Burien’s New Animal Care & Control Manager Purrs About Her New Gig
Tyee High School graduate Dr. Leslie Kasper, who came back to the Highline area as a veterinarian, is ready to take the reins of Burien Animal Care and Control on July 1.
And right out of the chute, Kasper and two assistants will face the year’s biggest annual animal-control challenge – the intake and return of dogs, frightened by July 4th fireworks, who have run away from home.
“We’re excited. We’re ready to serve the community,” Kasper told The B-Town Blog. “We want people to know they can contact us and we will be there for them.”
Beginning July 1, Burien Animal Care and Control can be reached at 206.870.8471.
Burien is getting into animal control services because King County is getting out – leaving cities to join its new regional plan or to adopt their own programs.
City council members adopted the new program by a 5-2 vote on June 21. Mayor Joan McGilton, Deputy Mayor Rose Clark, and council members Brian Bennett, Jack Block Jr. and Kathy Keene voted for it.
Council members Lucy Krakowiak and Gordon Shaw voted no.
Kasper’s contract to provide all animal control services for the city – except pet licensing – for $120,000 a year was approved by a 6-1 council vote. Krakowiak was the lone dissenter.
Primary services will include round-the-clock emergency response for vicious animals, animals with life-threatening injuries, and cases of hardship or law enforcement assistance, and the maintenance of an animal shelter with 24/7 emergency access.
The city animal shelter will be located at the veterinary clinic Kasper owns and operates Companion Animal Medical Center (BTB Advertiser) at 19655 1st Ave. South, which is closer for the public to retrieve stray pets than the existing facility in Kent.
It will be staffed by qualified personnel and open to the public 40 hours a week, including Saturdays.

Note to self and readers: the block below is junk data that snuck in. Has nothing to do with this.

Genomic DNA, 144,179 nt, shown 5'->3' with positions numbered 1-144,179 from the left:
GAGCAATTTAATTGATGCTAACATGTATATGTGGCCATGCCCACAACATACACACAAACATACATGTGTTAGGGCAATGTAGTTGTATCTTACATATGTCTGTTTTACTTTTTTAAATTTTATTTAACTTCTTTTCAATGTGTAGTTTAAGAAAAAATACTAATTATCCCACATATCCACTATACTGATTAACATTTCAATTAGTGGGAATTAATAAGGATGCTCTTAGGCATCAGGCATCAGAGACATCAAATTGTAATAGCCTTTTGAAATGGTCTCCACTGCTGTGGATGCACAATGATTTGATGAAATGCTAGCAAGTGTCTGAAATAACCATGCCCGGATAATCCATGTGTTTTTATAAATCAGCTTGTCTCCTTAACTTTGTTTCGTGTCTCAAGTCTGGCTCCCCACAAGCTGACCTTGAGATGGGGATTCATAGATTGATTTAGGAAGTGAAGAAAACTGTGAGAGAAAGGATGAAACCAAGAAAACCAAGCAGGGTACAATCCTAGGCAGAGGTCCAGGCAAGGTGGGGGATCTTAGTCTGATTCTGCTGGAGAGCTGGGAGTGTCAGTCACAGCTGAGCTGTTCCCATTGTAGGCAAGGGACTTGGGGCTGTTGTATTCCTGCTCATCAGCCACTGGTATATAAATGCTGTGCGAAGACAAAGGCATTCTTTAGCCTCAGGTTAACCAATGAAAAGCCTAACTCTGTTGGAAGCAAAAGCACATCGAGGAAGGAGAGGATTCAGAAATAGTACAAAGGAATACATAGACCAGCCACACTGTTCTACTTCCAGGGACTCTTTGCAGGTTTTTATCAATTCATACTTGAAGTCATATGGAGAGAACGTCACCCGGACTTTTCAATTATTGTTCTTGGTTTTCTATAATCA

Initially, animal control will be staffed by Kasper, Lisa Raught, the lead veterinary technician at the clinic, and Guy Knepp, the owner of Posh Puppy Salon in Burien.
Kasper said in an interview that running the new animal control program “gives me the opportunity to provide something that is important to the community – and important to the animals.”
The city will take over pet licensing services and reduce license fees from what King County has charged. On Aug. 1, fees will drop from $30 to $20 for spayed and neutered pets, and from $90 to $50 for unaltered animals. Licenses issued in July will be free.
City staff had recommended that fees for altered pets be cut in half, to $15, to encourage more people to license their pets. But Block, expressing concern because the city is “on a very tight budget right now” called the proposed reduction “too low.”
Block then offered an amendment to establish this fee at $20. “I support every other part [of the program] but will not vote for it if this is not in it,” he said.
Clark, Bennett, Block and Krakowiak voted for the amendment, while McGilton, Keene and Shaw opposed it.
“People need to remember that a licensed pet is a healthier pet, a pet that gets returned home” if it gets lost, then found, Kasper said.
Pet licenses help in other ways, she continued, such as keeping stray dogs off the streets and preventing “puppy mill” operations.
Kasper, who was raised in SeaTac and graduated from both Washington State University and the WSU College of Veterinary Medicine, said she has “always been interested in animals. I’ve always wanted to help animals.”
While her clinic here cares mostly for dogs and cats, she is an experienced large animal vet as well.